Why do leaves change color in the fall?

The information on this page is based on a radio feature about the autumn colors on the Markagunt plateau in the Cedar City Ranger district.

If you'd like to hear the original broadcast visit the KNPR web site and go to the local features section. There you'll be able to listen to the story with RealAudio.

On these pages we'll try to expand on the original feature with information that wasn't presented in the broadcast. In addition to the transcript text you'll find thumbnails of images that correspond to the information being given. If you click on the thumbnail a separate page will open with images that correspond to the text. You'll also find the information that didn't make it into the original broadcast. Teachers and parents will find useful information and activities for elementary school children by going to the Teachers page.

Fall colors on the Markagunt Plateau

green frosts into gold
then burns red and drops away
leaving a bone sky

This haiku by Will Batts inspired by the beauty of the Fall colors captures both the magic of the transformation as well as its most common misconception. Since we were children we’ve believed that it was Jack Frost that caused the trees to change colors. But Phil Eisenhauer with the US Forest Service knows that the process is initiated by a completely different source.

Phil Eisenhauer, Forester, US Forest Service… "Well that can cause the aspens to change color but most of the time the colors begin to change due to the decrease in the photoperiod of the day. As fall approaches the day lengths shorten and all the deciduous trees and conifers too know that as the day lengths shorten fall and winter is approaching so they begin to go into dormancy. So the colors are changing due more to the photo periods. Although, frost can accelerate that, but even here in late September we're over 10,000 ft., and we still have not had a frost here. And as you can see the Aspen are well on their way to turning orange and eventually dropping off."
Link to when leaves changeClick thumbnail for images and additional text

For most of us that’s the real mystery. Not when the leaves change colors, but why the leaves change colors?

Phil Eisenhauer, Forester, US Forest Service… "Well the Aspen leaves in the summer are green. That's because there dominated by chlorophyll until the fall. As the dormancy approaches the chlorophyll leaves the leaf and it leaves the carotenoids, which causes the orange or yellow color. So in the fall the Aspens change color by the chlorophyll leaving the leaf and the carotenoids dominating the leaf color until they eventually fall off to frost or high wind."
Link to why leaves changeClick thumbnail for images and additional text

On the surface that seems like a foreign process to most of us, but in reality we see this take place on a regular basis.

The chemicals that are responsible for the colors in the forest can be found right in your local grocery store. In the herbs and leafy vegetables you find green chlorophyll. The carotenoids are what makes the carrots orange and bananas yellow and anthocyanin is what produces the red in cranberries and apples. And although you don’t normally think about it you see the actual process take place all the time. Green bananas don’t turn yellow. Once the banana is picked it stops producing chlorophyll, and the chlorophyll that is already in the banana starts to break down. As it does the yellow carotenoids that have been there all along eventually show through. The reds are a different story. As the leaf ceases the production of chlorophyll sugar is trapped in the leaf. With the right combination of bright sunlight during the days and cool, but not freezing nights, the glucose is turned into anthocyanin, which turns the leaves varying shades of red. As a result over the course of the fall season the leaves will change from green to different shades of yellow and orange, finally ending up with a wide spectrum of red highlights.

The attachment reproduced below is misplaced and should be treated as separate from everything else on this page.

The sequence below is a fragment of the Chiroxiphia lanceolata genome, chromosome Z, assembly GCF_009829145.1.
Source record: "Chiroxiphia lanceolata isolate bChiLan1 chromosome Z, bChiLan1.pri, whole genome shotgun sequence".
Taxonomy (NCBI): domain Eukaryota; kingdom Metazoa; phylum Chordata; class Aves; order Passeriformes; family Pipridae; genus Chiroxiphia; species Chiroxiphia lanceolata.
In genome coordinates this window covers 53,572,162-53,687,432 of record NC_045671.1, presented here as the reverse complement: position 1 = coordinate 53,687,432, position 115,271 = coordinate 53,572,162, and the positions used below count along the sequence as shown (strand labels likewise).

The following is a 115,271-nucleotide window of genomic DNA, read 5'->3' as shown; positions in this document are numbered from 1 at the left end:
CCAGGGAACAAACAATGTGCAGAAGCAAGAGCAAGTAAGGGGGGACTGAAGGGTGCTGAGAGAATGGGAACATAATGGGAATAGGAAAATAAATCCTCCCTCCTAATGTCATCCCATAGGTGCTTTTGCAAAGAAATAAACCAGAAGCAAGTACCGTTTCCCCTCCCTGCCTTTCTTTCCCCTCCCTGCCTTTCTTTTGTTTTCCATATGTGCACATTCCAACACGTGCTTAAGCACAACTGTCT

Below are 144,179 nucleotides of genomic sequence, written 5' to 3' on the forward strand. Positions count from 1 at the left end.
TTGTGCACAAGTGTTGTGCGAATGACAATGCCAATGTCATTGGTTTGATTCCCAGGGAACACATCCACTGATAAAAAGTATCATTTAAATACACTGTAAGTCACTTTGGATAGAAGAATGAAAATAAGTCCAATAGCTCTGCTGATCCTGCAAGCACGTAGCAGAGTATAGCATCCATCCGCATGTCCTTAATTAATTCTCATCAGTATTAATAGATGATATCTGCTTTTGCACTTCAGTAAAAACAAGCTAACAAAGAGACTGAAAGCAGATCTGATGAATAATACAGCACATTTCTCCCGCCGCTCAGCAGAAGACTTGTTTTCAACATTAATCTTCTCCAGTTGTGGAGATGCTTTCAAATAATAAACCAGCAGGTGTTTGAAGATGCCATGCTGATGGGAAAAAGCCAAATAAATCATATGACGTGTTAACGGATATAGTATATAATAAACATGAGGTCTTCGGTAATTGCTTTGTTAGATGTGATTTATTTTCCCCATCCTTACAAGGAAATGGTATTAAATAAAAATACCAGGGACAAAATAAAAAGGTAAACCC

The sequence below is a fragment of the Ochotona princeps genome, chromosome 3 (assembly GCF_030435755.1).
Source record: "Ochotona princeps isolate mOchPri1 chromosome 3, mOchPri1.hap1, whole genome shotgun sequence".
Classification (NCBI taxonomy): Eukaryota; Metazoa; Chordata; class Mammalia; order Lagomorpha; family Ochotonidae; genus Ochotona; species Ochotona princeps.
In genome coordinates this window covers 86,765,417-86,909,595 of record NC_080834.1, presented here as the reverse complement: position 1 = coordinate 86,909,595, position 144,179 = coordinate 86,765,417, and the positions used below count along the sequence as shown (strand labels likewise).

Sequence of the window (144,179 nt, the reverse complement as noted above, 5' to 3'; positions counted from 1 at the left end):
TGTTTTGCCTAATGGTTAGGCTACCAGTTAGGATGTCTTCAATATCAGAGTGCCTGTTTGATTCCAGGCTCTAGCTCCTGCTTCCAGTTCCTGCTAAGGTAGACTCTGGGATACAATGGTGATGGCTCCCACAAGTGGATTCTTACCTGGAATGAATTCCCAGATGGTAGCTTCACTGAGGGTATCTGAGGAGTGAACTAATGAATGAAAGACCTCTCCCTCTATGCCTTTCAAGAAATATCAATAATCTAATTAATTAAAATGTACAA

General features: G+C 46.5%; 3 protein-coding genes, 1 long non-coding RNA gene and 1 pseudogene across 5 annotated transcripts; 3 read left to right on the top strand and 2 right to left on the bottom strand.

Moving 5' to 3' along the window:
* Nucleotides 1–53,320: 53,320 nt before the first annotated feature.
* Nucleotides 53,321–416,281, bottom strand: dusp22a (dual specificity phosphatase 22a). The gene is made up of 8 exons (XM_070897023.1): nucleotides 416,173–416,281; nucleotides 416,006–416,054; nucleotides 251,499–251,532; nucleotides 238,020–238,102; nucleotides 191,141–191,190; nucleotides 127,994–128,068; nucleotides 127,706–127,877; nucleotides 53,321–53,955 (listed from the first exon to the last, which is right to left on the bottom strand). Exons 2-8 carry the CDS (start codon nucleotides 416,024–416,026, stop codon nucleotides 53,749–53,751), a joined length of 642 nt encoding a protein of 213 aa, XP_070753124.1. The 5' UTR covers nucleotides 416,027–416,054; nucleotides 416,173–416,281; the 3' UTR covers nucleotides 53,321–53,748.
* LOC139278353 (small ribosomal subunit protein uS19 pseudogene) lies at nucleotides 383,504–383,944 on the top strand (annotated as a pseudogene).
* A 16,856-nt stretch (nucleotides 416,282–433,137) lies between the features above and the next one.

Link to how leaves changeClick thumbnail for images and additional text

So now that you know when and why the leaves change colors the next obvious question is where? Well, I’m glad you asked.

My best recommendation is for you to take a drive up into the Dixie National Forest in southwest Utah. Particularly the area above Cedar City known as the Markagunt Plateau. And if you’ll stop in the US Forest Service office in Cedar City you’ll be able to get maps of the area and some suggested trails to hike.

Once you’re in the forest you’ll find plenty of opportunities to see the fall colors in all their majesty. Because this area is a series of dense forests interspersed with long rolling meadows here you actually can see the forest for the trees. But I’d like to send you to one place in particular.

Phil Eisenhauer, Forester, US Forest Service… Yeah this is a great spot to come to the district to see an excellent overview of the Aspen turning colors here in late September. And the way it contrasts with the conifer forest and the limestone cliffs in the background is really one of the best views here on the Cedar City Ranger District

The Sidney Overlook is several hundred feet above the forest below. And everywhere you look there’s color. Even the anthracite rock outcropping that you’re standing on has every conceivable color of lichen on it. And although it’s not necessary for you to come here to experience the fall colors this place is so inspiring that it may move you to write a haiku of your own.

Link to where leaves changeClick thumbnail for images and additional text

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